5 Suggestions to Help Calm Your Anxious Child Back to School | By Rachel Schwartzman, ND #wellbeingwednesday
It’s hard to believe we are thinking about back to school, when it feels like summer just began. Whether your child is new to the school system or a returning student, going back to school often is paired with anxiety. Today’s Wellbeing Wednesday tip is a few gentle things we can incorporate to help calm the nerves of your little ones.
Boost up Magnesium Rich Foods: Magnesium is a mineral that calms the nervous system and promotes a restful sleep. Try adding magnesium rich food to your child’s diet such as; dark green veggies, whole grains, legumes, nuts/seeds, bananas, watermelon, figs, potatoes and green beans. If you focus on a whole foods diet, you will ensure your child is getting an adequate dose of magnesium.
Up your Healthy Fats: Omega 3 essential fatty acids are crucial for mood regulation and mental focus. As a population we are deficit in this oil, so it is important to make a conscious effort to include more of it in your child’s diet. Food sources rich in omega 3’s are; fish (remember SMASH-sardines, mackerel, anchovies, salmon, herring), walnuts, flax/hemp seed oil, or hemp hearts. If your child is not keen on this list, sometimes a good old spoonful of the liquid down the hatch is the way to go.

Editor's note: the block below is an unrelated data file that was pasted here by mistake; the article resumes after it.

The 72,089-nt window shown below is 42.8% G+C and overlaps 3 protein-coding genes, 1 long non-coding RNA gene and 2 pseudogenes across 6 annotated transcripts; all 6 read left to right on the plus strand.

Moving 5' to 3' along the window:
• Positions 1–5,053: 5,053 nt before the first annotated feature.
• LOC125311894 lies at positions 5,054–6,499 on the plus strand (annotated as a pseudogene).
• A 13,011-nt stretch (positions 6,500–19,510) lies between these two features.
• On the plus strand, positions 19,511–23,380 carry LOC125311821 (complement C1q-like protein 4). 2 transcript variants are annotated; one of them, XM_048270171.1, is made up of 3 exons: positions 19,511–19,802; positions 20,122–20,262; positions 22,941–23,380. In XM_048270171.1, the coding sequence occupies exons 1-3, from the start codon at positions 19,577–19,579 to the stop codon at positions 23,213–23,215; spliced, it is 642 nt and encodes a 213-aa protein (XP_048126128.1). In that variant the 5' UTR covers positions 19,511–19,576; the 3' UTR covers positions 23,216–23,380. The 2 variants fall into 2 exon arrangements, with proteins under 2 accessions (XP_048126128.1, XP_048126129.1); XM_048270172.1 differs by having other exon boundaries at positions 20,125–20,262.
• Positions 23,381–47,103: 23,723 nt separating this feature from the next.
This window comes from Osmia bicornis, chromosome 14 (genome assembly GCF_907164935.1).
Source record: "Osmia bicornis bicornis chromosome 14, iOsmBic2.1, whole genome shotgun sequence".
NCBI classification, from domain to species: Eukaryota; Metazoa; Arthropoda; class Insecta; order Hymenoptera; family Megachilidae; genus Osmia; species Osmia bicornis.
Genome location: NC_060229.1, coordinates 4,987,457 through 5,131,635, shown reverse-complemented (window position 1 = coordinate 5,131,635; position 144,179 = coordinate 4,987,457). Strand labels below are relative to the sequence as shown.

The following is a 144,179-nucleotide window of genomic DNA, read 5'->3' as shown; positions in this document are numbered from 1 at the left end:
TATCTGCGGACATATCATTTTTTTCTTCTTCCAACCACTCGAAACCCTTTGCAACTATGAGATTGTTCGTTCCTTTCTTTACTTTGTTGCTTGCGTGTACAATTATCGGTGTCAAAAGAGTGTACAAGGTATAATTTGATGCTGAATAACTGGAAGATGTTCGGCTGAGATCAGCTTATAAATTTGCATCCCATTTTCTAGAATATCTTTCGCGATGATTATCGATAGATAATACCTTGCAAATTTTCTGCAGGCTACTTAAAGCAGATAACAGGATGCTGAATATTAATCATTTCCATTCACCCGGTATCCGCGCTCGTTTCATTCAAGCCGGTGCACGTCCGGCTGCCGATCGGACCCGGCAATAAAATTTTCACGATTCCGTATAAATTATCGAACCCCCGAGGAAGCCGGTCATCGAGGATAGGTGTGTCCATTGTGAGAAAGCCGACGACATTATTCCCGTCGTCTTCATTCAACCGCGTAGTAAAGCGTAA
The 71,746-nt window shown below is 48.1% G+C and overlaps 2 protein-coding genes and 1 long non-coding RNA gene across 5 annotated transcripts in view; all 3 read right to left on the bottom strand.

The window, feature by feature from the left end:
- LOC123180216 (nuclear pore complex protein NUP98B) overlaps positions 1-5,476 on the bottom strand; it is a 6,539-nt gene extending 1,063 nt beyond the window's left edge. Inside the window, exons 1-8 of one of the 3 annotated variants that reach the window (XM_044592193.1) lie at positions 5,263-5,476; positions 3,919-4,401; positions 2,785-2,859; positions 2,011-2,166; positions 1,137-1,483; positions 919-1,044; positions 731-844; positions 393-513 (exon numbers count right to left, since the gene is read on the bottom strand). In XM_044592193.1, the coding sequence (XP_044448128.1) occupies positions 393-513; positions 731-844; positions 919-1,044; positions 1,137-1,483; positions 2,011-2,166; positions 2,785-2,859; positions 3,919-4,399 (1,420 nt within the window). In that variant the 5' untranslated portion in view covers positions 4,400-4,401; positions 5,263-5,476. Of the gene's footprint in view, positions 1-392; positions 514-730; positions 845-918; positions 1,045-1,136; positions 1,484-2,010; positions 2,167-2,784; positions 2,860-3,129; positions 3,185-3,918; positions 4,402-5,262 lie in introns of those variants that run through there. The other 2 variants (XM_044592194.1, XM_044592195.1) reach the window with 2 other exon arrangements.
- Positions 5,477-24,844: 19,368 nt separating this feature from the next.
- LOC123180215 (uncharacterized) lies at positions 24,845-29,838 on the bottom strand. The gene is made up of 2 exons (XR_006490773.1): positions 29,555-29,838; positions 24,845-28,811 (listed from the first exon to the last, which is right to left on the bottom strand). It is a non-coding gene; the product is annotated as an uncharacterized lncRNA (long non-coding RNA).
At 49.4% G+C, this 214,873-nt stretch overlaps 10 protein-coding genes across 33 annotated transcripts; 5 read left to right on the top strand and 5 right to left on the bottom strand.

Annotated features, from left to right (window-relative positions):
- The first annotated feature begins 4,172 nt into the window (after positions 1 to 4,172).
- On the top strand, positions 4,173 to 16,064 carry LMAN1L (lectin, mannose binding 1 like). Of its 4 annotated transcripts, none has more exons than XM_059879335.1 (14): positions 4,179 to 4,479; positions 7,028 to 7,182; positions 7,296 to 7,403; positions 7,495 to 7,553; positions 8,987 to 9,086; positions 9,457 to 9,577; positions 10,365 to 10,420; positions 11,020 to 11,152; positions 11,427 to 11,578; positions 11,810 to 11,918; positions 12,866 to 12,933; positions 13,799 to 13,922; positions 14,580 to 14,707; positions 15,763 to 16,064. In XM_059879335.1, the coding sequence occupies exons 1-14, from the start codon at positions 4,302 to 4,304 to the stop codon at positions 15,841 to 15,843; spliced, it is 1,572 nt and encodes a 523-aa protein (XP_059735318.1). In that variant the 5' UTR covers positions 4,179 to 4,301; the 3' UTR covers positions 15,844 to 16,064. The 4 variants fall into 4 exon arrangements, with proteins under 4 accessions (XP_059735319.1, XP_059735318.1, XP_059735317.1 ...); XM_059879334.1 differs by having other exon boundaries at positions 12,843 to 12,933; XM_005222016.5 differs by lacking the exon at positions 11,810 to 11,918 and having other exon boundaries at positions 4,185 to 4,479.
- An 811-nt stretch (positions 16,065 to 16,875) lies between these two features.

Rescue Remedy: This is a great remedy that immediately calms the nervous system. Place a few drops directly into the child’s mouth or dilute it in a little water. Rescue remedy is composed of 5 flower essences, is safe to use at any age, and with any medication. This product has been researched to reduce anxiety and stress in acute situations, perfect for any incident in which a child is emotional.
Chamomile Tea: This herbal tea is amazing for calming nervous minds and nervous tummies. We make a pot with the flowers and let it steep for 5-10 minutes. Add a little honey, and my kids devour this tasty beverage.
Practice Mindfulness. Research shows that teaching children from a young age how to be in the moment decreases anxiety, worries, distress and poor behaviours. It also increases focus, self-esteem, and awareness. When children (and adults) put emphasis on future events, it creates anxiety. Staying focused on the present can help to decrease these tensions.
I hope some of these suggestions help calm your anxious child (and maybe you too!). If your child’s anxiety is increasing speak to a medical professional.
RACHEL SCHWARTZMAN is a naturopathic doctor in the St. Clair West neighbourhood. She is the co-owner of West End Naturopathic Doulas, a naturopathic collective that supports pregnant women and partners with the birth of their babies. Westenddoulas.com